Conceptions of school assessment: what do Finnish primary school students think of assessment?

Annuroosa Ämmälä, Outi Kyrö-Ämmälä, Education in the North

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This article will describe a study that aimed to define Finnish primary students’ conceptions of the purpose of school assessments. With the term ‘school assessment’, we refer to assessments that individual teachers employ as part of their pedagogy in order to evaluate students’ learning processes on the basis of curriculum. We applied the phenomenographic method and gathered the data by interviewing 16 students (aged 10–13 years), from two different schools: a municipal primary school and a Steiner school. We analysed the data using a phenomenographic approach and formed vertical description categories.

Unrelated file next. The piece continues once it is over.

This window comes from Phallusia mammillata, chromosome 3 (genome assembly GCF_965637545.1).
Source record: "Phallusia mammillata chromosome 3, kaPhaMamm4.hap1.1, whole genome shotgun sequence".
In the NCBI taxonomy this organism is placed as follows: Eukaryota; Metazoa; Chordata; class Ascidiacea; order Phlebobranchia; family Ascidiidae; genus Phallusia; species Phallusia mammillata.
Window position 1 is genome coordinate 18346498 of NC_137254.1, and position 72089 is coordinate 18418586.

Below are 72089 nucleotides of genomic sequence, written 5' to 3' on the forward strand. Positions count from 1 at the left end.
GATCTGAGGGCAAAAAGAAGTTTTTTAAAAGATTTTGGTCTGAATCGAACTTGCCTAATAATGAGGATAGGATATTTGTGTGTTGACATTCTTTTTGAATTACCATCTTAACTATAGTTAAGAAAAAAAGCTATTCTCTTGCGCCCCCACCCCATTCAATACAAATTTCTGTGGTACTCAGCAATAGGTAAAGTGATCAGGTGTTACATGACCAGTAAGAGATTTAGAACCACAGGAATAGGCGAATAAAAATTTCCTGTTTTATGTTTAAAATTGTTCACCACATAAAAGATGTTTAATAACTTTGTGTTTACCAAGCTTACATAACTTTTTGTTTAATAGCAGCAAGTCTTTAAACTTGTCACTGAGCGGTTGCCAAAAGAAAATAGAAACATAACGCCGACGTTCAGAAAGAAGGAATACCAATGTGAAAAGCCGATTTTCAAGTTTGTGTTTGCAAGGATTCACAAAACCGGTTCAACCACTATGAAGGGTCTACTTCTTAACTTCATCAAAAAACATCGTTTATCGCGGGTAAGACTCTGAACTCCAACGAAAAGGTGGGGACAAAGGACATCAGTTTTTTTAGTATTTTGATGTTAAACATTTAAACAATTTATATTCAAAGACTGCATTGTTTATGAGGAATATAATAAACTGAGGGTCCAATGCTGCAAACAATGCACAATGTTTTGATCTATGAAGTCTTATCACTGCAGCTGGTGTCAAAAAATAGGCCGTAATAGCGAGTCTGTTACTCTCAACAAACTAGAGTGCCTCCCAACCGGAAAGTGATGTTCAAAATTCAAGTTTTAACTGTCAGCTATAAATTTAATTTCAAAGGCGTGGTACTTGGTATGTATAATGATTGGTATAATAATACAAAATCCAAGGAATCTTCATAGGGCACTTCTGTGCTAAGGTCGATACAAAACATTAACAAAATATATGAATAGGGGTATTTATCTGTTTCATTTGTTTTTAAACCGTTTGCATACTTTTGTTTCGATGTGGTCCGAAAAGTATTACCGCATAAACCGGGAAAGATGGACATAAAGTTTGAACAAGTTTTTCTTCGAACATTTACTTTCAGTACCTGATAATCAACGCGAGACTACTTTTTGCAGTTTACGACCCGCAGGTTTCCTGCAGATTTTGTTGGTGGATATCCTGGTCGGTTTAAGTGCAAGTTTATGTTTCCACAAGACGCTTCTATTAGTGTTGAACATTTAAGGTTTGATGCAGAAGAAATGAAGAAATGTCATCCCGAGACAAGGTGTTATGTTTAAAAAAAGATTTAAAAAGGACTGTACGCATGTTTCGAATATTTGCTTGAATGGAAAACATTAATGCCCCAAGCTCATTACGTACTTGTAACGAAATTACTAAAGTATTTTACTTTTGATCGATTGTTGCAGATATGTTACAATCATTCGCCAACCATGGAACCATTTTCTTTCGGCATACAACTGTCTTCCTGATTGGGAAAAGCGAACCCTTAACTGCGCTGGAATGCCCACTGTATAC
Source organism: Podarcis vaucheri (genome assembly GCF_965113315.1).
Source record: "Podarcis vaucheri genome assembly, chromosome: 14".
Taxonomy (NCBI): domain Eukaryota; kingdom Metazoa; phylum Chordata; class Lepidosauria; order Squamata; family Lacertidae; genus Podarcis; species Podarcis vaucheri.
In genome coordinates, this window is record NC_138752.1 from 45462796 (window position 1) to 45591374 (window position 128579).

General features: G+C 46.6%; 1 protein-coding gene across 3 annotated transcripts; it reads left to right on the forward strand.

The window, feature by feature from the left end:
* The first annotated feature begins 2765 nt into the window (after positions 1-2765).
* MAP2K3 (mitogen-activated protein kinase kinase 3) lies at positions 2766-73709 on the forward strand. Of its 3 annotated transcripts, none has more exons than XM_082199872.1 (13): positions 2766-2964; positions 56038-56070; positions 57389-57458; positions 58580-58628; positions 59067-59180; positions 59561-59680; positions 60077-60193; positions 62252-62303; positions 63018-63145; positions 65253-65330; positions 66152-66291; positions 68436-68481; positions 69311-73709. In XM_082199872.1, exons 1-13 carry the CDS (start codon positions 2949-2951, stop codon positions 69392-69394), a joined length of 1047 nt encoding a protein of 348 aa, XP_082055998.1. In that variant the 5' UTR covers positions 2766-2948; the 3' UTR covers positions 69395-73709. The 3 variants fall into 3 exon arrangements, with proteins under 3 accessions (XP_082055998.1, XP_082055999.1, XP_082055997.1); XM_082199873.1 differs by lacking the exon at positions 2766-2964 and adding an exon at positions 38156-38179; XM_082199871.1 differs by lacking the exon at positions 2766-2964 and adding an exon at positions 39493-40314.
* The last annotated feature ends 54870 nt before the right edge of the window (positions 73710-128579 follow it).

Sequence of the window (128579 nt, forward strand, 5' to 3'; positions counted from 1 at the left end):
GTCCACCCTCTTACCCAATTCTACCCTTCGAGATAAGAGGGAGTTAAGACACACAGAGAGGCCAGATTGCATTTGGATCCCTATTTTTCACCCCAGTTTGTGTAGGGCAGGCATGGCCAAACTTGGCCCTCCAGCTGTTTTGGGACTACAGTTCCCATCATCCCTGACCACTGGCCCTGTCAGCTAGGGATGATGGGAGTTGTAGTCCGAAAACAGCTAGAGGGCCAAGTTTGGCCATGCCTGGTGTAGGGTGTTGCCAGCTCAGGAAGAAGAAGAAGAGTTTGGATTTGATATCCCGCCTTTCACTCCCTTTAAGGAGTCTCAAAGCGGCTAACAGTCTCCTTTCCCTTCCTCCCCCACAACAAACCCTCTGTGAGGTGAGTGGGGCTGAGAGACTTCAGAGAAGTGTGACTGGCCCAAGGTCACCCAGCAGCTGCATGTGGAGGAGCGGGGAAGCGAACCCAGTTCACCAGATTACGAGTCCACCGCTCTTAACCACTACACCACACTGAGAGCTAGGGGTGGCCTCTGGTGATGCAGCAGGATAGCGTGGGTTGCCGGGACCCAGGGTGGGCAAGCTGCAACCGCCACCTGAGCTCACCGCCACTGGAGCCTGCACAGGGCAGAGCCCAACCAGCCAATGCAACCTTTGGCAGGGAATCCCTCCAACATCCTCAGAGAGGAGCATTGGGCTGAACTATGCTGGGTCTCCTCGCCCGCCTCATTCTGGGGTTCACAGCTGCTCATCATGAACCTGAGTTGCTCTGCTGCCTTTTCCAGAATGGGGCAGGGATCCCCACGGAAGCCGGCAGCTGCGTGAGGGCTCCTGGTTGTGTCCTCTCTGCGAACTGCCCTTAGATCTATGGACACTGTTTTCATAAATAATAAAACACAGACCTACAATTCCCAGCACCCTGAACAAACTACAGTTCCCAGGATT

According to our study, students recognise the learning promoting, declaratory and external functions of assessment, which form the three description categories and the main results. They find that assessment promotes their learning, stating that it makes them commit to learning and that it guides and motivates them. Assessment also seems to have a declaratory purpose: the students expressed that it offers information about their knowledge level not only to them but also to their parents and teachers. The third description category is the external function of assessment, which arose when the students stated that assessment is helpful for their future working lives, to inform their future employers and schools about their skills and knowledge
Original languageEnglish
Pages (from-to)275-294
Number of pages20
JournalEducation in the North
Issue number1-2
Publication statusPublished - 11 Aug 2018


  • School Assessment
  • Classroom Evaluation
  • Students’ Conceptions
  • Purpose of Assessment
  • Steiner School
  • Phenomenography


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